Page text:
If you do not know if something is wrong or right, you should not assume it is right, just because you do not know that it is wrong. Nor should you assume that it is wrong, just because you do not know that it is right. The wise thing to do is not to assume it is right or wrong, but to just reserve judgment, and say you just don't know, unless you have sufficient evidence one way or the other. It was the assumption, thought to be obvious to almost all of us, that medical examiners would not declare an opinion unless they were certain enough to know the facts. But now it is clear that medical examiners will issue an opinion when they are not certain, and not even close to certain. If the degree of certainty does not exceed "more likely than not", then that degree of certainty means NOT certain, merely probable. According to Merriam Websters, certain means "not having any doubt about something" "Indisputable". A conclusion that may merely be "more likely than not" is nowhere close to indisputable. Mindbuilder (talk) 18:59, 7 January 2015 (UTC)
This is not a forum. If you have an issue with the way medical examiners word their findings, take it elsewhere. AndyTheGrump (talk) 19:10, 7 January 2015 (UTC)
I'm seeking consensus for changes to the guidelines for identifying reliable sources. I thought this was the place to do that. Is there somewhere else I should go to discuss proposed changes? Or should I just be bold and make the changes?
If I was suggesting medical examiners should word their findings differently, I would go make that suggestion where medical examiners congregate, not here. I'm just saying that I and many other Wikipedia editors were mistaken to assume that the expert findings of medical examiners were reliable. We now know that those "official" findings may be based on merely a "more likely than not" level of likelihood. Editors and readers need to be warned of this surprising fact. Mindbuilder (talk) 19:38, 7 January 2015 (UTC)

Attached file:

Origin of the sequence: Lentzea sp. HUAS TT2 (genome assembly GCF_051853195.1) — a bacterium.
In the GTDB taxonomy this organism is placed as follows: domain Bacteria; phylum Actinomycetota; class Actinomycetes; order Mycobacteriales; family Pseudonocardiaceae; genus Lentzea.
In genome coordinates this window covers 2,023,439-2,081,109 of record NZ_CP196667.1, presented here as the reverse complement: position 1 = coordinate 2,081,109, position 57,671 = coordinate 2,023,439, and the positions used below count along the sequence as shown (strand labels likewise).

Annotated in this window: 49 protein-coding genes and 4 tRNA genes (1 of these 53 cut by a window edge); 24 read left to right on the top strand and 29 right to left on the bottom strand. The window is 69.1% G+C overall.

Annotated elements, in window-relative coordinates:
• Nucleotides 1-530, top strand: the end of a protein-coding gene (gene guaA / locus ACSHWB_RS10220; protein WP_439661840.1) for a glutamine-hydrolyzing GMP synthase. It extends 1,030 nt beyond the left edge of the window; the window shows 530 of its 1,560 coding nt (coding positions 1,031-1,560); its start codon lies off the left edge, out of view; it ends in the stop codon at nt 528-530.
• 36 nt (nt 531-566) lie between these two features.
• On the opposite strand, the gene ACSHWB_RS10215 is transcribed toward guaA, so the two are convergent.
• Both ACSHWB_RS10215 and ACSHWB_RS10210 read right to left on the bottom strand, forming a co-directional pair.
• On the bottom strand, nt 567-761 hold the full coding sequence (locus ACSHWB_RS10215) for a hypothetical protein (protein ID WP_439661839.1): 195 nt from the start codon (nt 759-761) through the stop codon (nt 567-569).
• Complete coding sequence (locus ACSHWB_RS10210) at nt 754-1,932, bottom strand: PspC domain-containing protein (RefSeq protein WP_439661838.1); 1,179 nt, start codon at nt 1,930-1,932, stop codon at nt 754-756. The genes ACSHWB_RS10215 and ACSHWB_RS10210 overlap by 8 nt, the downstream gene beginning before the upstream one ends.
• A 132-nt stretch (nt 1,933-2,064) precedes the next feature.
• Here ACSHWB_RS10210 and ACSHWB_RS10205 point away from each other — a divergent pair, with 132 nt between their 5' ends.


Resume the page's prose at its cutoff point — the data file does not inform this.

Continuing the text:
No, you're not "seeking consensus"; you're trying to avoid acknowledging it. You've already heard a consensus, that medical examiner findings are reliable sources for cause of death (for example, at RS/N). You don't agree with that consensus, and you're forum-shopping relentlessly to find a way around it. You're well into I-didn't-hear-that territory. While I can only guess at the motivations behind your crusade to discredit the M.E.'s findings in the Garner case, your behavior is disruptive and tendentious and will be grounds for being blocked from editing if it continues. You are free to raise questions or concerns about source reliability, but you are not free to disregard all input you disagree with, nor to keep asking the same question in different venues hoping for a different answer, particularly when you've omitted to link to other relevant ongoing discussions. Especially, you are not free to try to change a fundamental sourcing guideline to fit your personal agenda, when you've already been told by an overwhelming number of other editors that you're off-base. MastCell Talk 19:51, 7 January 2015 (UTC)
I was not the one initiating the previous forum changes related to this issue. That was Dyrnych. Previously I was following his forum changes. And I'm not suggesting his forum changes were unreasonable. I only changed forum once to this forum because I thought it was a more proper place to discuss, not just the reliability of a single source for a particular article, but a change to the reliable sources guideline page with respect to medical examiner findings in a wide variety of cases, both civil and criminal.
Furthermore I think my discovery that medical examiner opinions may be based on no more than a "more likely than not" level of probability, dramatically changes the vast majority of our previous discussion. Previously even I had agreed that they could be considered reliable when they were not disputed.
But lets get things perfectly clear. Is it your opinion that it is acceptable for a medical examiner's finding that is established to a level of "more likely than not", or for which we don't know the degree of certainty, to be flatly stated as a fact in Wikipedia's voice? Mindbuilder (talk) 20:35, 7 January 2015 (UTC)